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Nigeria: tensions persist after Zaria mass killings

Katrin Gänsler Reuters, AFP
December 14, 2016

In northwestern Nigeria, a lethal conflict between the authorities and the outlawed Islamist group IMN continues one year after hundreds were killed in clashes. The group refuses to register as a religious movement.

Members of the Islamic Movement of Nigeria walking on the outskirts of Kano. The Shi'ite Muslims are on a pilgrimage to Zaria.
Image: Getty Images/AFP/A. Abubakar

Muhammad Abdulhamid is standing in front of the ruins of what was once his primary school in a residential district in the northern Nigerian university city of Zaria. Only the remains of a child's swing and a few colored stones testify that a school once stood here. The building was demolished by bulldozers sent in by the Kaduna state authorities in late November. Four weeks later, 23-year-old Muhammad still can't believe what has happened. "We are angry at the way the state is behaving," he said. "A school is a place of learning. How could one destroy a place where knowledge is being handed down to our generation?" He finds it particular frustrating that the state authorities themselves devote so few resources to education.

Muhammad Abdulhamid believes the destruction of the school is yet another attempt by the state to destroy the Islamic Movement of Nigeria (IMN). This minority Shiite Muslim group made headlines when 347 of its members were killed from December 12 to 14, 2015. The death toll of 347 was established by a subsequent judicial inquiry. The fighting began when supporters of IMN leader Ibrahim Zakzaky refused to allow the army chief of staff's convoy to pass through the city.

Map of Nigeria showing the location of Zaria
Amnesty International accuses the Nigeria military of shooting dead some 350 Muslims in Zaria in December 2015

In a report on the incident released in April this year, rights group Amnesty International accused Nigeria's military of shooting dead some 350 Shiite Muslims, burying them in mass graves and destroying evidence of the crime.  

The military has claimed that IMN wanted to kill Nigerian army chief, Lieutenant-General  Tukur Yusuf Burati. Abdulhamid Bello, a senior IMN member, says this  accusation is outrageous. "Everybody knows that there is no proof that we have resorted to the use of armed force since our group was founded 40 years ago," he said.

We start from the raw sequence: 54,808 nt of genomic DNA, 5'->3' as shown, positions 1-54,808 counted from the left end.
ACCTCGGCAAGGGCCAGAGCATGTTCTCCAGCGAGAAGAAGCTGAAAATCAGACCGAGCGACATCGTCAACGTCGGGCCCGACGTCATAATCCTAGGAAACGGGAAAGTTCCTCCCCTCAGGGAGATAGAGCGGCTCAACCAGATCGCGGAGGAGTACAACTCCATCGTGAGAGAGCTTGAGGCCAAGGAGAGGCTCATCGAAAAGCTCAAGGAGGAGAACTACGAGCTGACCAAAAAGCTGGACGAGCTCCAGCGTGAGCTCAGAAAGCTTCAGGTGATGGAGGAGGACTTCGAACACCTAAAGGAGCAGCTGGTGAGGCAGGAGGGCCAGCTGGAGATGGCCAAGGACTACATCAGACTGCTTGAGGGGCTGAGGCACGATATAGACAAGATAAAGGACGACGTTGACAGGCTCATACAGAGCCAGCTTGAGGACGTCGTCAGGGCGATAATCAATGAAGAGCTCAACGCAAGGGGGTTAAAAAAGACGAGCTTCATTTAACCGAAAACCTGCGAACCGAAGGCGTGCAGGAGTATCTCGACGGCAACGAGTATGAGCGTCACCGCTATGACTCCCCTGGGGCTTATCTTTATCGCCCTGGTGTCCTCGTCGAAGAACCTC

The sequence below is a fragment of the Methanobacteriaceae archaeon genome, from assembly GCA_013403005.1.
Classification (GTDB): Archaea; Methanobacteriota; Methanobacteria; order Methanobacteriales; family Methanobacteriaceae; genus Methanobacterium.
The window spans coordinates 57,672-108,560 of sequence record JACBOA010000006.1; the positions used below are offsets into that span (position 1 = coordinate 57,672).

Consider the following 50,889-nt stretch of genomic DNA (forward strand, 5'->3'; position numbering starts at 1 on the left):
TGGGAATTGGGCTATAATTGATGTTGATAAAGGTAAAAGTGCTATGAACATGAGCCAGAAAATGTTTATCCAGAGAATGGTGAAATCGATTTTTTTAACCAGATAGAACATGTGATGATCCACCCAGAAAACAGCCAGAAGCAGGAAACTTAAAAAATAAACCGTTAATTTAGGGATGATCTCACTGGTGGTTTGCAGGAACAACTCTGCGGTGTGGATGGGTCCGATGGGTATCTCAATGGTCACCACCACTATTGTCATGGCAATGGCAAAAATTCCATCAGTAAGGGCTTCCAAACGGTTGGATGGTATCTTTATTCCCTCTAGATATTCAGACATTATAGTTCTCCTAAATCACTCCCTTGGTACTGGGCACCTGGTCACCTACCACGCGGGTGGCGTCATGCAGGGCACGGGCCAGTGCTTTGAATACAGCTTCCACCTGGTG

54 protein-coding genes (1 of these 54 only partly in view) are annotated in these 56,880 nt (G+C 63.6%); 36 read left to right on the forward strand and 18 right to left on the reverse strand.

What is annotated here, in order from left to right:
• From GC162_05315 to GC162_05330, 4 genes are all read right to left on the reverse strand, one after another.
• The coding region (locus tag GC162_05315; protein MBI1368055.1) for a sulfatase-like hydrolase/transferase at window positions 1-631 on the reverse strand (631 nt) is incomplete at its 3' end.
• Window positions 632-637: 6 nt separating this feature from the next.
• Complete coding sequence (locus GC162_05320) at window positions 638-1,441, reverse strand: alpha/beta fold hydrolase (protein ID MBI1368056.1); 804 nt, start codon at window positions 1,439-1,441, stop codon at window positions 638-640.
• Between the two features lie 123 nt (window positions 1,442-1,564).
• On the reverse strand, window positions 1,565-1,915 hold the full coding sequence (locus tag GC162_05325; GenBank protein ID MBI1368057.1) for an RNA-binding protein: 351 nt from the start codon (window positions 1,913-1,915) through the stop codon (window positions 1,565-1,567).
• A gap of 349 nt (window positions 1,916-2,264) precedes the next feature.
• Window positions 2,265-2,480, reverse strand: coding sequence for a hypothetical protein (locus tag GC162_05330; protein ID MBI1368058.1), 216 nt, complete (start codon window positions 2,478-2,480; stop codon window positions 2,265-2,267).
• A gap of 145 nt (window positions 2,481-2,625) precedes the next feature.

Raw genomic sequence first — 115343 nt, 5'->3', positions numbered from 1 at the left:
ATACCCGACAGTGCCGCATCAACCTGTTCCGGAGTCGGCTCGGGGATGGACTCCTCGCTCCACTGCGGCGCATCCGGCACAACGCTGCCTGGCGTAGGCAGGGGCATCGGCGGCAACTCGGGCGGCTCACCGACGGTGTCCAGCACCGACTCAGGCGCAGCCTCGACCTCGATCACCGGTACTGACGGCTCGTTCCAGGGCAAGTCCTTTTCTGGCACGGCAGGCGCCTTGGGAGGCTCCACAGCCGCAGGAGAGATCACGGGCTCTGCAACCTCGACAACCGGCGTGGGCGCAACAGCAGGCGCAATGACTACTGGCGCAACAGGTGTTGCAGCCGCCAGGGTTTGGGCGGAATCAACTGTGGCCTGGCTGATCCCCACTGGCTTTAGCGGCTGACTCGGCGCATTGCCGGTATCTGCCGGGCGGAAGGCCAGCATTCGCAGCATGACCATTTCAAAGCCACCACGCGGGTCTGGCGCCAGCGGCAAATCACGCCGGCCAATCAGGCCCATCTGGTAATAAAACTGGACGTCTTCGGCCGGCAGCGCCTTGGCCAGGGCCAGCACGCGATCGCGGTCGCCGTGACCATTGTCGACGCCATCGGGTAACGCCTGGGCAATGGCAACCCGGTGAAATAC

Banning IMN

The Kaduna State government disagrees and banned the IMN as an illegal group in October 2016. Kaduna State governor Nasir Ahmad El-Rufai gives his full backing to the move. "The fact that the IMN has a military wing which conducts military training, and the fact that they possess weapons, was a warning sign. We had to nip the group in the bud before it turned into a monster," he said.

But critics of the state authorities say it is incomprehensible why the house belonging to the mother of IMN leader Ibraheem Zakzaky and the cemetery had to be destroyed. No streets in the vicinity were blocked. Zakzaky himself has been in prison for a year.     Such questions have been preoccupying Pastor Yohanna Buru who is endeavoring to promote harmonious relations between Muslims and Christians in Kaduna. He believe the state authorities are guilty of overreacting in their handling of the Shiite Muslim  minority. "Just because somebody blocks a street, you can't denounce them immediately as insurgents," he said. Buru believes that allegations the group pursues a particular ideology need to be backed up evidence.

Nasir Ahmad El-Rufai voting in Nigeria's April 2015 elections while photographers look on
Nasir Ahmad El-Rufai (right), governor of Kaduna State, casting his ballot during Nigeria's elections in April 2015Image: picture alliance/AA/Stringer

IMN is often accused of failing to respect the law in Nigeria. It has never registered itself as a religious movement, which Nigerian legislation says is mandatory. Supporters of this legislation say it makes it easier to identify extremist groups. Opponents warn of too much surveillance. State governor El-Rufai said if IMN were "to accept our constitution and legislation and abide by them - as other groups do - then we wouldn't have a problem."

Pastor Yaohanna Buru
Pastor Yaohanna Buru is trying to encourage inter-faith dialogue Image: DW/K. Gänsler

Abdulhamid Bello is opposed to "full registration," saying it would impose too many restrictions on his work.  He didn't elaborate, other than to say that there were areas within the IMN that were registered with the authorities. "Our schools, for example. They have been registered."

Violence rumbles on

That won't suffice for a compromise with the Kaduna authorities over the thorny question of registration of religious movements. Bello has given up hope that anything will change in the near future. But he does see a glimmer of hope. At the beginning of December, a federal high court ordered Zakzaky's release within 45 days.  

Zakzaky has previously been imprisoned for calling for an Iranian-style revolution to create a Shiite Islamic state in northern Nigeria.

Last month, at least 10 people were killed and several injured when police opened fire in clashes with the IMN during a religious celebration in Kano.